The most northerly active volcano on Russias Kamchatka Peninsula is once again erupting, dusting the surrounding snow-white landscape with a wide expanse of dark ash that is visible from 800 km away in space.
This reduced resolution Medium Resolution Imaging Spectrometer (MERIS) image was acquired 11 May 2004 and shows the Kamchatka Peninsula in Russias Far East. The erupting Shiveluch volcano is located towards the right of the peninsula about two thirds of the way up - around it is a circular band of dark ash from the eruption visible over snow.
Credits: ESA 2004
This image of the Kamchatka Peninsula on Russias East Coast was acquired on 11 May 2004 by the Medium Resolution Imaging Spectrometer (MERIS) instrument on ESAs Envisat satellite in reduced resolution mode.
Two thirds of the way up the Peninsula can be seen a roughly circular band of ash, and at the high point of this band is located the steep-sided 3283-metre-high Shiveluch stratovolcano. An aerial cloud of steam and possibly ash originating from the peak is also faintly visible against the ocean to the east of the Peninsula.
Frédéric Le Gall | ESA
Stagnation in the South Pacific Explains Natural CO2 Fluctuations
23.02.2018 | Carl von Ossietzky-Universität Oldenburg
First evidence of surprising ocean warming around Galápagos corals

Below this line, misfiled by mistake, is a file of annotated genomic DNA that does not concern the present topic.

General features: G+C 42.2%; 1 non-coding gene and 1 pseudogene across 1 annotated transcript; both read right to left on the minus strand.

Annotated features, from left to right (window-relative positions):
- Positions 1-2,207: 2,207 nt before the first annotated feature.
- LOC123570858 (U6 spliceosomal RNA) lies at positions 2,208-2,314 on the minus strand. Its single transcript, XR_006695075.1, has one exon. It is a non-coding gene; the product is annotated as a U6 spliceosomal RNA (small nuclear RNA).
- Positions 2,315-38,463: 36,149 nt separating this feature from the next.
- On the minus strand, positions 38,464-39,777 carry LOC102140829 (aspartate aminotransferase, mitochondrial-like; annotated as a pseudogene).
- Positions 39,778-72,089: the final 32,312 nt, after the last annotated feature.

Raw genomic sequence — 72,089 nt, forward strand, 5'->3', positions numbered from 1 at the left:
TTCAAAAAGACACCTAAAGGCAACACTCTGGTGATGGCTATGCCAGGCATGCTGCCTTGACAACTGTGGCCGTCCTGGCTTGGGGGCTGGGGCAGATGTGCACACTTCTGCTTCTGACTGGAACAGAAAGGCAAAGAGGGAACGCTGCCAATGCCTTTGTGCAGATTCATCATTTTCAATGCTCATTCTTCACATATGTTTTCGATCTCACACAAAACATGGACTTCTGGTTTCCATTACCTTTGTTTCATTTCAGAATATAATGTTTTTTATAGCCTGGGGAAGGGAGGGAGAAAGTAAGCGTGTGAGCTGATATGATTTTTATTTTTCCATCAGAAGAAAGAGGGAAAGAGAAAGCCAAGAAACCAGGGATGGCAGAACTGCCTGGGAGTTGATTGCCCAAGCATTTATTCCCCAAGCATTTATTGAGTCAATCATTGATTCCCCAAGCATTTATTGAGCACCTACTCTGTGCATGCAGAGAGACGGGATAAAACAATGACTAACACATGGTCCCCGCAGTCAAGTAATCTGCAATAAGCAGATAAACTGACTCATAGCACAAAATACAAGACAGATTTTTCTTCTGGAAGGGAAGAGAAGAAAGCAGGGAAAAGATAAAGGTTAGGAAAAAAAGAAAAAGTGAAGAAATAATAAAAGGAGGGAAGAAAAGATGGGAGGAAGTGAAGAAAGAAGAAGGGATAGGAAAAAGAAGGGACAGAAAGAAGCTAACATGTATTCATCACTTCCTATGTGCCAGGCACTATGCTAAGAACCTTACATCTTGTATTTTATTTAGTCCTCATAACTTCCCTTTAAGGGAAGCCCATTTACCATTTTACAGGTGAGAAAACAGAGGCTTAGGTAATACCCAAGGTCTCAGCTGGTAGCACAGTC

22.02.2018 | University of Arizona
A newly developed laser technology has enabled physicists in the Laboratory for Attosecond Physics (jointly run by LMU Munich and the Max Planck Institute of Quantum Optics) to generate attosecond bursts of high-energy photons of unprecedented intensity. This has made it possible to observe the interaction of multiple photons in a single such pulse with electrons in the inner orbital shell of an atom.
In order to observe the ultrafast electron motion in the inner shells of atoms with short light pulses, the pulses must not only be ultrashort, but very...
A group of researchers led by Andrea Cavalleri at the Max Planck Institute for Structure and Dynamics of Matter (MPSD) in Hamburg has demonstrated a new method enabling precise measurements of the interatomic forces that hold crystalline solids together. The paper Probing the Interatomic Potential of Solids by Strong-Field Nonlinear Phononics, published online in Nature, explains how a terahertz-frequency laser pulse can drive very large deformations of the crystal.
By measuring the highly unusual atomic trajectories under extreme electromagnetic transients, the MPSD group could reconstruct how rigid the atomic bonds are...
Quantum computers may one day solve algorithmic problems which even the biggest supercomputers today can’t manage. But how do you test a quantum computer to...
For the first time, a team of researchers at the Max-Planck Institute (MPI) for Polymer Research in Mainz, Germany, has succeeded in making an integrated circuit (IC) from just a monolayer of a semiconducting polymer via a bottom-up, self-assembly approach.
In the self-assembly process, the semiconducting polymer arranges itself into an ordered monolayer in a transistor. The transistors are binary switches used...
Breakthrough provides a new concept of the design of molecular motors, sensors and electricity generators at nanoscale
Researchers from the Institute of Organic Chemistry and Biochemistry of the CAS (IOCB Prague), Institute of Physics of the CAS (IP CAS) and Palacký University...
15.02.2018 | Event News
13.02.2018 | Event News
12.02.2018 | Event News
23.02.2018 | Physics and Astronomy
23.02.2018 | Health and Medicine
23.02.2018 | Physics and Astronomy